The 8th International Congress of Slow Food opens a new era for the organization
To encounter Edward Mukiibi, a millennial African farmer, social entrepreneur and new president of Slow Food. He succeeds the founder, Carlo Petrini, who led the movement since 1986.
Today, July 16, 2022, Slow Food is organizing its 8th International Congress in Pollenzo, Italy. This historic date for the organization marks a new phase of change and regeneration, endorsed by its founder three decades ago, Carlo Petrini.
Congress delegates today elected a new global leadership ready to tackle the environmental, climate, political and social challenges facing the movement, present in 160 countries.
“The role of food as the main culprit in the environmental catastrophe is becoming louder and clearer. Our movement, which has worked for 30 years to ensure good, clean and fair food, must have the courage to play a leading political role in curbing this trend, which has catastrophic implications,” said Carlo Petrini. “We need governance that leaves room for new generations. We need to be able to combine the new with our history. makes us who we are. However, today’s world is profoundly different from the one that saw the beginnings of our movement, so we must welcome and let ourselves be guided by the creativity and intuition of new individuals capable of to interpret the present and chart the course that will achieve future goals.”
At the center of this exciting prospect is the new management of Slow Food, represented by Edouard Mukiibi,
better known as Edie. He was born in 1986 in Uganda into a farming family, the same year the Slow Food movement was born on the Spanish steps of Rome in protest against the opening of a McDonald’s.
Originally from Kisoga in the Mukono district of Uganda, Mukiibi’s story is rooted in the family farm in a small African village. Today, he is making history with his appointment as president of Slow Food and looks forward to shaping the future of regenerative agricultural crops.
A tropical agronomist with a Bachelor of Science in Agriculture and Land Use Management from Makerere University in Kampala (Uganda) as well as a Masters in Gastronomy from the University of Gastronomic Sciences in Pollenzo, Mukiibi is a food and agriculture educator, social entrepreneur and, as of this month, officially takes the helm of the Slow Food community as president of the organization.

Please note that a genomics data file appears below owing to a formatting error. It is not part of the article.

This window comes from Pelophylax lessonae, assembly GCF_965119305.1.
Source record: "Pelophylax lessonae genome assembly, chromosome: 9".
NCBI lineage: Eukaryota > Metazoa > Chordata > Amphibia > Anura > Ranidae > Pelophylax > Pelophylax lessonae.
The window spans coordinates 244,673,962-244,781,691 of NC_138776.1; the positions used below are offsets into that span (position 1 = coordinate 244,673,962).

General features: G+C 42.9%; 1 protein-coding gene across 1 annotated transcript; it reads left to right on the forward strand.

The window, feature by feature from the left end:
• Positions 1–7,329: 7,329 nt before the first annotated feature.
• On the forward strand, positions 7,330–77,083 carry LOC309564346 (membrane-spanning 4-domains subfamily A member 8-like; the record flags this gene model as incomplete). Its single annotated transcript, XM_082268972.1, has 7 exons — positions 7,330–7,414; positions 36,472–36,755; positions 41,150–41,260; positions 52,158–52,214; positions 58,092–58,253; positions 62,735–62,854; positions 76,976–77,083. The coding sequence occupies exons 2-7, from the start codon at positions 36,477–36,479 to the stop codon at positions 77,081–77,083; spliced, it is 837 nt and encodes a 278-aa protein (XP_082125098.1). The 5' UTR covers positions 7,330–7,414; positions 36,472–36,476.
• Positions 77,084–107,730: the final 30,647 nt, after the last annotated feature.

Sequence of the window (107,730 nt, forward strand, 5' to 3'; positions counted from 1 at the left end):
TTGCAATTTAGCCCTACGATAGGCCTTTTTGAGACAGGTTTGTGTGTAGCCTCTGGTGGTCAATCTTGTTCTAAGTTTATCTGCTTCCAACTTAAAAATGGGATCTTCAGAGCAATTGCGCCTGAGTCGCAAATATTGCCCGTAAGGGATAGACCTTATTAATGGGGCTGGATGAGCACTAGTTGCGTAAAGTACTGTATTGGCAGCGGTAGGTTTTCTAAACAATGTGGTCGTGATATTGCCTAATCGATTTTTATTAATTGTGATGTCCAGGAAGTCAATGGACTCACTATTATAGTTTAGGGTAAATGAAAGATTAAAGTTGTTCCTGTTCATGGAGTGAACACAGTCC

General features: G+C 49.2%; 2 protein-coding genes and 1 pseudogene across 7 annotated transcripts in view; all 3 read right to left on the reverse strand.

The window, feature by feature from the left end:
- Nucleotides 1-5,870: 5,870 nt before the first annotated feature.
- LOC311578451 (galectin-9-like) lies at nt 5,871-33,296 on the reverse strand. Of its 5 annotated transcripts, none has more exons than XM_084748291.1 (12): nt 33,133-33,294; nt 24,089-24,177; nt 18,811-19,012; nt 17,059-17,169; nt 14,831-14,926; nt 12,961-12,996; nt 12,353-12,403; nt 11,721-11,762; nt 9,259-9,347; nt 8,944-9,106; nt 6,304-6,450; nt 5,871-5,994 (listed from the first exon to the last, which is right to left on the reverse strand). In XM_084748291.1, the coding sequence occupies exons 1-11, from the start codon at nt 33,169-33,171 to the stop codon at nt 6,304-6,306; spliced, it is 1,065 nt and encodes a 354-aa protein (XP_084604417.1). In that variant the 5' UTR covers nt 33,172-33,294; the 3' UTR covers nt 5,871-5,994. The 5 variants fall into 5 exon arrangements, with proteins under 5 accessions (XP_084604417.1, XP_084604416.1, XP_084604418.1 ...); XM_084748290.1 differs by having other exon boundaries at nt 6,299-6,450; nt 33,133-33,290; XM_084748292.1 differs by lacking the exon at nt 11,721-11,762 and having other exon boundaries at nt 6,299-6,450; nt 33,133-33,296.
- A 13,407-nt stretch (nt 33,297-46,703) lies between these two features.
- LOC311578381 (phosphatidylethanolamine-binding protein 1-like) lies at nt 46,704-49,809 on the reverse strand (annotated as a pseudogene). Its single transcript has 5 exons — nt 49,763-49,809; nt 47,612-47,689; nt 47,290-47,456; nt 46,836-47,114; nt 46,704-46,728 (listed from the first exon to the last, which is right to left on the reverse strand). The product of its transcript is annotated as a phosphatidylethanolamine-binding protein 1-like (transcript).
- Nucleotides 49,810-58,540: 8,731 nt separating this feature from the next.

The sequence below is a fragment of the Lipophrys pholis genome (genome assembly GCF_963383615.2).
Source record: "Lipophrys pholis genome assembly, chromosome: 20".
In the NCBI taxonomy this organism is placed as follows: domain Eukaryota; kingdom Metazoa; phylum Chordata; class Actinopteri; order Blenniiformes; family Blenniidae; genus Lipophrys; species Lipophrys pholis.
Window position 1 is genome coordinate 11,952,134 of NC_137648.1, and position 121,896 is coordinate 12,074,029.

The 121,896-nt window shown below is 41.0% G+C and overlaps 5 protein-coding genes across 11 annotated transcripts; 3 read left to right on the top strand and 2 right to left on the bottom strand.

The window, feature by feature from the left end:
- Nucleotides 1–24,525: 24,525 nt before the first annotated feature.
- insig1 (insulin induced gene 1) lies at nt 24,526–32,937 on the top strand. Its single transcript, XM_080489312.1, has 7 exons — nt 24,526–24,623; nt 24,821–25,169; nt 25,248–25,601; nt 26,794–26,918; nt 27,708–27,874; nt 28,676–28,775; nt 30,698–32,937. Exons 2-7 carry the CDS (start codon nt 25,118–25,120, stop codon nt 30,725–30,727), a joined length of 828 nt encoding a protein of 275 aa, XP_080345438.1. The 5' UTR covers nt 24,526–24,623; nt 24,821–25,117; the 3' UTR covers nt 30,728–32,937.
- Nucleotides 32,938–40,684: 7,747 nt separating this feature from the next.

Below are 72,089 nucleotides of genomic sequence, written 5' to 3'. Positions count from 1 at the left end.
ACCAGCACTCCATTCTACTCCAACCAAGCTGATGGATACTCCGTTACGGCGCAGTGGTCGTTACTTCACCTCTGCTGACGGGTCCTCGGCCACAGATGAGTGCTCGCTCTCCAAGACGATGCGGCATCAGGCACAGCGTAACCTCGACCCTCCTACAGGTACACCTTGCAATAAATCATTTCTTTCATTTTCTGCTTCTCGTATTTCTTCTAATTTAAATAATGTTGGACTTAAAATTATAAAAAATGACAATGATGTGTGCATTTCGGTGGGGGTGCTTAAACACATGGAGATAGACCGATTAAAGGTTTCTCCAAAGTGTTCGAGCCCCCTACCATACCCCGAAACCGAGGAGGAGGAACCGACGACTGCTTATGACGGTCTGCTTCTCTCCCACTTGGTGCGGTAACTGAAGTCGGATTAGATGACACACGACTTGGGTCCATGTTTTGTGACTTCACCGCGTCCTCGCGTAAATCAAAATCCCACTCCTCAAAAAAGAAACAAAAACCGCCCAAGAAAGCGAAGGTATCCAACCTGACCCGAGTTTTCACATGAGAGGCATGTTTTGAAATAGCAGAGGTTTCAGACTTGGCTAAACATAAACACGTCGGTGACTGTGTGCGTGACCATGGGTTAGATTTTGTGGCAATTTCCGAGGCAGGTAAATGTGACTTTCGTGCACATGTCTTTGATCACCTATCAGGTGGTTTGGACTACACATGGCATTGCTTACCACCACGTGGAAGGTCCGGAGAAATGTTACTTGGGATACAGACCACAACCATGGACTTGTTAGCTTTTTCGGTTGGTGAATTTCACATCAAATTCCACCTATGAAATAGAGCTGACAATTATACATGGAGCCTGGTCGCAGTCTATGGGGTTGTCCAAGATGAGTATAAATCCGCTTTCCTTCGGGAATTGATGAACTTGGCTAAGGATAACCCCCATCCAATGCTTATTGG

Mukiibi’s work has been recognized with numerous awards honoring his selfless contribution to a sustainable, fair and just food system. His tributes include the Ray Charles Black Hand in the Pot sustainability award from Dillard University and a testimonial resolution from the Detroit City Council. Mukiibi was recently listed in the Empowering Educators category of the 50 Next Awards for young people under 35 who are shaping the future of gastronomy.
Besides the presidency,
Slow Food Executive Committee, the organization’s highest decision-making body, has been renewed, with a new group that reflects the rich diversity of the movement. Click here to view the profiles of the eight newly elected members. During the Congress, they expressed their future commitment to guiding Slow Food:
(Italy), new general secretary
“In more than 10 years of service to Slow Food, I have learned a lot about the unique aspects of our movement: we have seen it shine so far, including during the pandemic. As a group, we want to the best of the strengths of the movement, being aware of its imperfections and where we need to improve. As we celebrate the remarkable achievements of Carlo’s heritage work and welcome the new management of Mukiibi, we are also growing, as any other organization Our goal is to continue to fight for the right of every individual to good, clean and equitable food, to elevate the incredible wealth of knowledge of grassroots communities and to facilitate the adoption of sustainable food systems in the whole world.